Two thousand years ago, at the dawn of the Imperial era, Livy wrote a history of Rome. He feared “the dark dawning of our modern day when we can neither endure our vices nor face the remedies needed to cure them.” He was not optimistic. “Of late years,” he observed, “wealth has made us greedy, and self-indulgence has brought us, through every form of sensual excess, to be, if I may put it, in love with death both individual and collective.” But he wrote nonetheless, convinced that “history is the best medicine for a sick mind.” For in history we can identify “fine things to take as models, base things, rotten through and through, to avoid.”
In Prairie Republic: The Political Culture of Dakota Territory, 1879–1889, Jon Lauck, sometime professor of history and more recently senior advisor to Senator Jon Thune of South Dakota, has written a modest history of South Dakota in the spirit of Livy. His book suggests a background of foreboding about our present political culture, turning to the South Dakota struggle for statehood in order to identify sources for renewal. Lauck argues that the farm and small town culture of the Midwest in the late nineteenth century encouraged a sense of responsibility for the common good.
Until the end of the Civil War, nearly all of Nebraska and the Dakota Territories were thought to be arid wastelands. With newly developed farming techniques and expanded railway networks, however, the final decades of the nineteenth century saw a tremendous boom in the upper Great Plains. The territory that eventually became North and South Dakota had a tiny population in 1860, grew to 135,000 in 1880, and then exploded over the next decade, reaching 600,000 in 1890.
Rapid growth tends to breed a get-rich-quick atmosphere of land speculation, market manipulation, and outright fraud, as well as community-dividing competition between groups for the spoils. The Dakota Territory had absorbed a large wave of immigrant homesteaders, a population vulnerable to economic exploitation and political domination by the native born Americans who also flooded into the territory. The railroads were often giant corporations with lots of money to buy political favoritism, and not surprisingly they tended to bring corruption in their wake.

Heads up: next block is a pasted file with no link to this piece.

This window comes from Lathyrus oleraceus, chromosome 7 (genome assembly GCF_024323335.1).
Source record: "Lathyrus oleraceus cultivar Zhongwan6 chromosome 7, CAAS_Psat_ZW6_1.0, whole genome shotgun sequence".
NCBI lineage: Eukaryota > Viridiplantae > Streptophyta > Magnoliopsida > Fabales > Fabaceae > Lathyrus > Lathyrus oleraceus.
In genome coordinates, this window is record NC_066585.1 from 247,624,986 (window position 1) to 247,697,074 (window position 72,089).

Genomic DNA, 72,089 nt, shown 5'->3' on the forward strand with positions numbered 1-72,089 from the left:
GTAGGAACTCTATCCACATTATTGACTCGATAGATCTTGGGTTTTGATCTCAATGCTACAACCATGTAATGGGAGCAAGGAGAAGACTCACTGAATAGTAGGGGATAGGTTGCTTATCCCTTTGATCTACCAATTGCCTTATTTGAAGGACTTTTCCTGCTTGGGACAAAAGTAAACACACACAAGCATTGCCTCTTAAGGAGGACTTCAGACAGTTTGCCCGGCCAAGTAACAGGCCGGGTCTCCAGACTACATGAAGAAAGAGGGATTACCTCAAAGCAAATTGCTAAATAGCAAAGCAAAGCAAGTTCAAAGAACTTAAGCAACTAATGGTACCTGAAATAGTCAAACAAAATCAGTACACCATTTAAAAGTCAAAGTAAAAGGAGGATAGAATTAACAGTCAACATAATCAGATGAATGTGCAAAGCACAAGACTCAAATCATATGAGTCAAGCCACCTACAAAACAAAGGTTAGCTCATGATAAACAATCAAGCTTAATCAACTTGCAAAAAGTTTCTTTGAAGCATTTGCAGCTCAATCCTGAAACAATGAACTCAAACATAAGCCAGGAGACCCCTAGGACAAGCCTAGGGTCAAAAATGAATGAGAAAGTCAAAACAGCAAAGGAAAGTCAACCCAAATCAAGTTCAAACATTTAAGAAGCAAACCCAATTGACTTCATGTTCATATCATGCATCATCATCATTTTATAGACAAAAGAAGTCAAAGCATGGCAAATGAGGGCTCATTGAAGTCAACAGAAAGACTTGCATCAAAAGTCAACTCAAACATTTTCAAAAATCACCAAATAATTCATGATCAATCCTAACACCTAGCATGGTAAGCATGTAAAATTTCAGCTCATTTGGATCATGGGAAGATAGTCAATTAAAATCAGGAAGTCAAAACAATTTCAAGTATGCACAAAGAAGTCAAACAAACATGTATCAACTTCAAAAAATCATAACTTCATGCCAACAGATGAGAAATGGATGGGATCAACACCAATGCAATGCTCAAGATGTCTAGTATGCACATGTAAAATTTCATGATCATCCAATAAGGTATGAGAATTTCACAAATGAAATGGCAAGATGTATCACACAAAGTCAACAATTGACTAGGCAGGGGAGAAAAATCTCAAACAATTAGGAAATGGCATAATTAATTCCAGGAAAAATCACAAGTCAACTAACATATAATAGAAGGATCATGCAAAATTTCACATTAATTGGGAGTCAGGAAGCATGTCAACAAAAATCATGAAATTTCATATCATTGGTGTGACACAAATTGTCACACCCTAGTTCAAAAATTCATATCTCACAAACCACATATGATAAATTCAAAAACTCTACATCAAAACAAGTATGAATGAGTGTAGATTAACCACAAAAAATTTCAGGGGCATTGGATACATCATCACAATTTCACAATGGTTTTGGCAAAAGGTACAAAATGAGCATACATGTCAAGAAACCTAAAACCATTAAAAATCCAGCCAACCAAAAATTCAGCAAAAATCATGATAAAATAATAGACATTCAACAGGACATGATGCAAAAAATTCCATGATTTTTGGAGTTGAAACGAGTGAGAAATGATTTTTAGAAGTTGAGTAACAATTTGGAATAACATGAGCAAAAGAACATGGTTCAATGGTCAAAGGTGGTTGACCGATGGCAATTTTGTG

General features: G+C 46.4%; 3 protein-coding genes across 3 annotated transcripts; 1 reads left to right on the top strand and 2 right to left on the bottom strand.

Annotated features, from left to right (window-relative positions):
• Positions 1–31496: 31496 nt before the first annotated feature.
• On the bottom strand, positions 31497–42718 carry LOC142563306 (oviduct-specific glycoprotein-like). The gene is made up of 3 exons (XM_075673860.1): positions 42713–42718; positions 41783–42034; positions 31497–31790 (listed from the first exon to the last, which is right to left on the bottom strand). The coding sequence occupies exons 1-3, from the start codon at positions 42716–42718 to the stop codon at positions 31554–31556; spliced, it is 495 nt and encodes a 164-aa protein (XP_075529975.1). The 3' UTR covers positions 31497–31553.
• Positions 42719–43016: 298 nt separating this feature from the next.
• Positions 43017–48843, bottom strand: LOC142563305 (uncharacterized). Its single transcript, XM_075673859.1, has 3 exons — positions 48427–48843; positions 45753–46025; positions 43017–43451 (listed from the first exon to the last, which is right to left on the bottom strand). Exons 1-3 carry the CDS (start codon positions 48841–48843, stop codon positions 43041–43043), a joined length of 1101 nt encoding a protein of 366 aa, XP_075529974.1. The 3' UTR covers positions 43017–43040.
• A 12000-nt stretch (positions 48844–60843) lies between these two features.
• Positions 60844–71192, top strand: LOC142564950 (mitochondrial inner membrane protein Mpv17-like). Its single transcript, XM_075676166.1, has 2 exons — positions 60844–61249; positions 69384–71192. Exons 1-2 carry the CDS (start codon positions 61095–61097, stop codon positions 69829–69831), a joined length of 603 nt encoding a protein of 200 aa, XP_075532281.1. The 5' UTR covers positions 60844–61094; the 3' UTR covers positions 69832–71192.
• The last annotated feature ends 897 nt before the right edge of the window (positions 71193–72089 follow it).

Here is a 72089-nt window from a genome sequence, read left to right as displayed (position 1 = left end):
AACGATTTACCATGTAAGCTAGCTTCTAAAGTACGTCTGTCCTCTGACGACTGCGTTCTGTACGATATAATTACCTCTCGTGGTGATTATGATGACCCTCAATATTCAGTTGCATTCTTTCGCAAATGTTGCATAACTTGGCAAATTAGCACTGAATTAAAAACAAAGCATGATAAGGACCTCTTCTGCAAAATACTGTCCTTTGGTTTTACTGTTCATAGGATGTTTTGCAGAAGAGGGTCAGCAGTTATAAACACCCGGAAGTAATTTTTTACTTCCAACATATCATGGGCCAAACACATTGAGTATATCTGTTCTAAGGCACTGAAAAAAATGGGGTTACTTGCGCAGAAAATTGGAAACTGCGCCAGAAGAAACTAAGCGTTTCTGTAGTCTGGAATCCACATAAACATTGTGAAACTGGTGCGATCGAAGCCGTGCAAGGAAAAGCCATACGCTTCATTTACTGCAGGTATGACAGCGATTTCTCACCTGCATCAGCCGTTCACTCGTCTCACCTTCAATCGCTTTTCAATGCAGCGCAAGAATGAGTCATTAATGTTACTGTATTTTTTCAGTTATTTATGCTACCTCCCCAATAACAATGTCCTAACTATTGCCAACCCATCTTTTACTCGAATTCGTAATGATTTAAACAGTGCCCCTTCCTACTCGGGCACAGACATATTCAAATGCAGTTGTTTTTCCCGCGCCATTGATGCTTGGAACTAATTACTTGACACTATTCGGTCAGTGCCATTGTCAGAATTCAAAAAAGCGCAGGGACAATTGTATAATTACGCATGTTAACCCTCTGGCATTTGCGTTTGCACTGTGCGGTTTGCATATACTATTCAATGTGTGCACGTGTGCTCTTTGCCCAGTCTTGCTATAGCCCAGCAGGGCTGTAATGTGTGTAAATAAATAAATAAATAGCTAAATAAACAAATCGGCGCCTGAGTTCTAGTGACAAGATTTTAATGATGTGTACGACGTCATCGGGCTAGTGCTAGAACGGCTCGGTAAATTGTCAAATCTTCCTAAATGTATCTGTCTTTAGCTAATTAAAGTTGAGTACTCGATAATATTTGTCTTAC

Describe these conditions to a group of sociologists, and they’ll predict a culture of cowboy capitalism, oligarchies, politicians for hire, and ethnic voting blocks. And they would have good reasons. Consider some aspects of the American history of racial and ethnic relations: Systematic racial segregation emerged in the South after the failure of Reconstruction, while in the 1880s a growing California banned Chinese immigration and in the early twentieth century ethnic politics, often bitter and sometimes violent, dominated major American cities. Civic culture is strained to the breaking point by rapid social change.